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Return to the Rainforest (Part 4)

Chestnut-collared Woodpecker

Chestnut-collared Woodpecker

Birds, birds, birds!

I credit this birding addiction to Joel and Vicki Simon, who in 2004 taught me all about birds and migration in 2004 at a Hawkwatch International site in Corpus Christi, Texas. I have not been normal ever since, as I find myself constantly searching the ground, sky and everything in between for flapping wings or the flick of a feathered tail.

I have gone from being satisfied with just viewing them through my binoculars to obsessing about photographing them.  Here in Costa Rica, after one week of using my binoculars, I have put them down and have taken up the camera instead.

Anhinga along the Sarapiqui River

Anhinga

I like bird watching because it is relaxing.  Those who know me well know that I do not sit quietly for long. This is why bird watching is good for me – it forces me to be quiet, patient, and still.  It forces me to concentrate on one thing at a time.

Chestnut-mandible Toucan

Chestnut-mandible Toucan

 

 

 

 

 

 

 

Here at La Selva there are 400 species of birds, and of these I have seen 40 species so I have a long way to go!  That is another thing I enjoy, the challenge of finding different birds, and there is always a thrill upon discovering one you have never seen before.

Volcano Hummingbird

Volcano Hummingbird

Please enjoy some of my favorite bird pics from this trip so far.

Pura Vida!

 

 

 

 

White-crowned Parrots

White-crowned Parrots

Great Kiskadee

Great Kiskadee

Crested Guan

Crested Guan

Great Curassow

Great Curassow

Slaty-tailed Trogon at 100ft above the forest floor

Slaty-tailed Trogon at 100ft above the forest floor

Passerini's Tanager

Passerini’s Tanager

 
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Posted by on July 30, 2014 in Uncategorized

 

Return to the Rainforest (Part 3)

Red Poison Dart Frog

Red Poison Dart Frog

The flora and fauna is definitely interesting and pulls me away from the work we are doing here. And we are working – I promise!

And what exactly is the work we are doing?

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Soil Samples from field sites.

In a nutshell our team of 3 science teachers (Alex Melendez, Marty Buehler, Jaime Miriam), 2 scientists (Ann Russell, John Moore) one lab manager (Greg Selby), and myself are here to learn about the soil food web.

This means riding bicycles through the forest to research plots that have existed for years and have been used by Dr. Ann Russell of Iowa State University.  Soil samples are taken at these plots and brought back to the lab.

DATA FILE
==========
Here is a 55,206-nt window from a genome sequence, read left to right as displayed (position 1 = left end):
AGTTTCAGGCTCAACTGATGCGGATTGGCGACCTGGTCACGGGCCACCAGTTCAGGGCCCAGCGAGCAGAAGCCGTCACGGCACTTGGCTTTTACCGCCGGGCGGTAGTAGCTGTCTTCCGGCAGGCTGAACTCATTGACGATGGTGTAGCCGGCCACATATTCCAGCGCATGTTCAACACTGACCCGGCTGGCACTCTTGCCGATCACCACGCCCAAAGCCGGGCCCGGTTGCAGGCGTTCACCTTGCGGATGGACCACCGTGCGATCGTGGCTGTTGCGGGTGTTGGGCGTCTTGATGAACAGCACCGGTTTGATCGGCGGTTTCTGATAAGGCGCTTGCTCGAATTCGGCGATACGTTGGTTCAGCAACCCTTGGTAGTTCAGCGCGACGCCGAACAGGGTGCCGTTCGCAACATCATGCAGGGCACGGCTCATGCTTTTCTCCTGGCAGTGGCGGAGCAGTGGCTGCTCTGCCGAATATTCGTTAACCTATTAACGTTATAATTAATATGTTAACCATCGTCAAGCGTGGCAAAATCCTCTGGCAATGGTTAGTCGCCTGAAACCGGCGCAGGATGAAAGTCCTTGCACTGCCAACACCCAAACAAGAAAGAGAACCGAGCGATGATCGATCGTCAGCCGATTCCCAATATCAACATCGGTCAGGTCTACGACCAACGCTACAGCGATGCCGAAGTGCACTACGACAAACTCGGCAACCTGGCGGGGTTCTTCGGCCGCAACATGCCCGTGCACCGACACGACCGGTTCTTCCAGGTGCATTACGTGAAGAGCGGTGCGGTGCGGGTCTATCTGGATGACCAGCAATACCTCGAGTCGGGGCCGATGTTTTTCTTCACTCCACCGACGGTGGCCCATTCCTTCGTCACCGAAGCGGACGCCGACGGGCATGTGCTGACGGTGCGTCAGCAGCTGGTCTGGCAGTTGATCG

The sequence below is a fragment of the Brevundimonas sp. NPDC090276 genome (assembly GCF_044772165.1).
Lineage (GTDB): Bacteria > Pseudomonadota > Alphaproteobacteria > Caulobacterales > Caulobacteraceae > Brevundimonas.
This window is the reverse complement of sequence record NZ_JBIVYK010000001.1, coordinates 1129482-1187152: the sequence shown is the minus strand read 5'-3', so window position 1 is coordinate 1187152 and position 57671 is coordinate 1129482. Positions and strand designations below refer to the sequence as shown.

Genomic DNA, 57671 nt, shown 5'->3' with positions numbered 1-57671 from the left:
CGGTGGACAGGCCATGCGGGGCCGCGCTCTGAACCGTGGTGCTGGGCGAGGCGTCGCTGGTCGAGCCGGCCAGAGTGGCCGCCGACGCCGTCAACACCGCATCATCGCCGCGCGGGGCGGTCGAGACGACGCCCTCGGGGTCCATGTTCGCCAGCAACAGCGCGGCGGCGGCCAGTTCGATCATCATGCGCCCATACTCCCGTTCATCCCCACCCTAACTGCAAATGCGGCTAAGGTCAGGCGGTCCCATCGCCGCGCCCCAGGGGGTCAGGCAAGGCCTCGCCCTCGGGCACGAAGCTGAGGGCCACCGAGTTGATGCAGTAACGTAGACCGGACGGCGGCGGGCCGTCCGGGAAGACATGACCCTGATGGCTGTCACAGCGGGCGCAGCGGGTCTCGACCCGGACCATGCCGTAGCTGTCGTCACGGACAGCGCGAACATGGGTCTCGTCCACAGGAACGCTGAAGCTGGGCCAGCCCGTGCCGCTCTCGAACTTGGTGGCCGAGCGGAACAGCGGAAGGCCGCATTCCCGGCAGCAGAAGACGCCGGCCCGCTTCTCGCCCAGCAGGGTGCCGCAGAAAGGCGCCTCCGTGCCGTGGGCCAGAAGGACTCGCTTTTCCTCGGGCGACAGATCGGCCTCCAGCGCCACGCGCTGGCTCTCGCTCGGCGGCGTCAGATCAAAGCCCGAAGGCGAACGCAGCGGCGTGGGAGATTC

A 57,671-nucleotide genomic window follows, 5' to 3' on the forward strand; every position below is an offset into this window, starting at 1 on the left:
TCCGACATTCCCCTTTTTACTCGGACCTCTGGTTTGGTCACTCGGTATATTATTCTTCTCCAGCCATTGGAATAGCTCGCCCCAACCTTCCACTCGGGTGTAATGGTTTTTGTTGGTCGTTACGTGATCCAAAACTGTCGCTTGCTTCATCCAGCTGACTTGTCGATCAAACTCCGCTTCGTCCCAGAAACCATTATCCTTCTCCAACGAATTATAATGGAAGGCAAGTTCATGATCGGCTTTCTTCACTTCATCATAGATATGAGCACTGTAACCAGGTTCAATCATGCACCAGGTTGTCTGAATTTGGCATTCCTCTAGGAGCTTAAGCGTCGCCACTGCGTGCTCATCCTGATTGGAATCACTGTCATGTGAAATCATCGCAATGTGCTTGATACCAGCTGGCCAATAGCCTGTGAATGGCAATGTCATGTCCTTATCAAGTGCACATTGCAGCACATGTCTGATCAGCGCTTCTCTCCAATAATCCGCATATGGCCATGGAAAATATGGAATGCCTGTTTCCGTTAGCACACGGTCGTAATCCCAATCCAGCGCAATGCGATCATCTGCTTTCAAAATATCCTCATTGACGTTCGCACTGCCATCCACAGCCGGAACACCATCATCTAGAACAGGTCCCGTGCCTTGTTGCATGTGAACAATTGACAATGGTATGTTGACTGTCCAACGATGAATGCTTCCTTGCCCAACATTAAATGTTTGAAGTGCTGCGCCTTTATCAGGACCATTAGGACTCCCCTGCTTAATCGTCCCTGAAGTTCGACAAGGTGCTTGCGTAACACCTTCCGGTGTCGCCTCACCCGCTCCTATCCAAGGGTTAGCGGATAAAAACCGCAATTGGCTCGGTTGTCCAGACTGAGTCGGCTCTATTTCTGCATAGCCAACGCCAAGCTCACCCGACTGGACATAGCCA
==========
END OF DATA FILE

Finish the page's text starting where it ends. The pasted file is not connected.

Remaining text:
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Marty preps soil samples.

A few days of sample preparation is done and then there are a few days of wait time for the soil fauna to be extracted, using different techniques. We then look at what has been extracted under a microscope and can determine what lives there.  We are looking specifically at Arthropods, Protozoa, Bacteria, and Fungi.

Flor sets up the Berlese Funnels for arthropod extraction.

Flor sets up the Berlese Funnels for arthropod extraction.

For those familiar with my Ten Days On The Tundra blog a couple of years back, this is an extension of that project.  Once we have data collected in the rainforest, we will have this information from the tropics, shortgrass steppe, and arctic tundra.

 

For more photos, see below!

 

 

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Arthropods have been extracted and are ready to be looked at under the microscope.

Set up complete for Protozoa extraction!

Set up complete for Protozoa extraction!

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Creating the nematode extraction slides.

Alex reads arthropod samples.

Alex reads arthropod samples.

 
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Posted by on July 28, 2014 in Uncategorized

 

Return to the Rainforest (Part 2)

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A Brown Throated Three-toed Sloth stretches out to bathe in the rain

It is the rainy season in Costa Rica, there is no mistaking that!  Each morning I wake up to rainfall.  Or so I thought…I have discovered that what I am actually hearing is the water on the leaves from the night’s rain storms, dripping to the ground. But then it rains again by 7:00am.

Rainforest leaves are generally large, with pointy tips where a water drop rolls down the leaf to the tip and then drips off. When there is a heavy downpour, I run for cover beneath a tree because the number of drops that will hit me is significantly fewer than if I were out in the open. Hooray for large leaves!

It rains nearly all day and all night.  There are different intensities of rain, from a mere mist to a sprinkle, to a steady stream, to heavy downpours and everything in between.  When it rains, you experience all intensities, in a seemingly random order. Often there is a lot of thunder and lightening.
Sarapiqui River - high water

Sarapiqui River – high water

The Sarapiqui River next to my cabina rises and falls depending on where the rain has fallen (upstream or at La Selva). In a 10 hour period, the river rose a good 8 feet, but about 12 hours later it was back down where it had previously been. Flash flooding is not to be taken lightly here!